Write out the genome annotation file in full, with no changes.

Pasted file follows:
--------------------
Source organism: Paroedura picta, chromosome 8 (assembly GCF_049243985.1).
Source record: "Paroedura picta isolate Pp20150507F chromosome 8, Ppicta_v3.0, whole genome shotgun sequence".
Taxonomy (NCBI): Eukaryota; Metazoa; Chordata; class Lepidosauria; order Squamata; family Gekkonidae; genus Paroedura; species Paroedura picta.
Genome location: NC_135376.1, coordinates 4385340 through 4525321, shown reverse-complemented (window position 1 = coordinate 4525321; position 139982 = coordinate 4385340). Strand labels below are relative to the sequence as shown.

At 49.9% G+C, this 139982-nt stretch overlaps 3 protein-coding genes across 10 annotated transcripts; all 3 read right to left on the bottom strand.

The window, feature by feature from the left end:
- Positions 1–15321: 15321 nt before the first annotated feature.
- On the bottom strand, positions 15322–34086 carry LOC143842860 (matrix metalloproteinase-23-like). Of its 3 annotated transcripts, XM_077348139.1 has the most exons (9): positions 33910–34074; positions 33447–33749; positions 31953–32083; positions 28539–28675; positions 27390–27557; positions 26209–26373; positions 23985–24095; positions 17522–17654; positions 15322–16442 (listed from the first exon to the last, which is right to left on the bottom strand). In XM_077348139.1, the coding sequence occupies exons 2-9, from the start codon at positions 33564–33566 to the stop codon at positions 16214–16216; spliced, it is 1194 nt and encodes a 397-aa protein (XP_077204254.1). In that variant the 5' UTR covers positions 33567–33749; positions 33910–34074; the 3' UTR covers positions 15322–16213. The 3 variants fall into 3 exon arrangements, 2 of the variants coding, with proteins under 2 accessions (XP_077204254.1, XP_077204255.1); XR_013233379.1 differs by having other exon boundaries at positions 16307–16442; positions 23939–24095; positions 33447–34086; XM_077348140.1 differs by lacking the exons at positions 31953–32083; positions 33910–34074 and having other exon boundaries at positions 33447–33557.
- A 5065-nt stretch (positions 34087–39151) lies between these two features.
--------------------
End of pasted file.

Source organism: Paroedura picta, chromosome 8 (assembly GCF_049243985.1).
Source record: "Paroedura picta isolate Pp20150507F chromosome 8, Ppicta_v3.0, whole genome shotgun sequence".
Taxonomy (NCBI): Eukaryota; Metazoa; Chordata; class Lepidosauria; order Squamata; family Gekkonidae; genus Paroedura; species Paroedura picta.
Genome location: NC_135376.1, coordinates 4385340 through 4525321, shown reverse-complemented (window position 1 = coordinate 4525321; position 139982 = coordinate 4385340). Strand labels below are relative to the sequence as shown.

At 49.9% G+C, this 139982-nt stretch overlaps 3 protein-coding genes across 10 annotated transcripts; all 3 read right to left on the bottom strand.

The window, feature by feature from the left end:
- Positions 1–15321: 15321 nt before the first annotated feature.
- On the bottom strand, positions 15322–34086 carry LOC143842860 (matrix metalloproteinase-23-like). Of its 3 annotated transcripts, XM_077348139.1 has the most exons (9): positions 33910–34074; positions 33447–33749; positions 31953–32083; positions 28539–28675; positions 27390–27557; positions 26209–26373; positions 23985–24095; positions 17522–17654; positions 15322–16442 (listed from the first exon to the last, which is right to left on the bottom strand). In XM_077348139.1, the coding sequence occupies exons 2-9, from the start codon at positions 33564–33566 to the stop codon at positions 16214–16216; spliced, it is 1194 nt and encodes a 397-aa protein (XP_077204254.1). In that variant the 5' UTR covers positions 33567–33749; positions 33910–34074; the 3' UTR covers positions 15322–16213. The 3 variants fall into 3 exon arrangements, 2 of the variants coding, with proteins under 2 accessions (XP_077204254.1, XP_077204255.1); XR_013233379.1 differs by having other exon boundaries at positions 16307–16442; positions 23939–24095; positions 33447–34086; XM_077348140.1 differs by lacking the exons at positions 31953–32083; positions 33910–34074 and having other exon boundaries at positions 33447–33557.
- A 5065-nt stretch (positions 34087–39151) lies between these two features.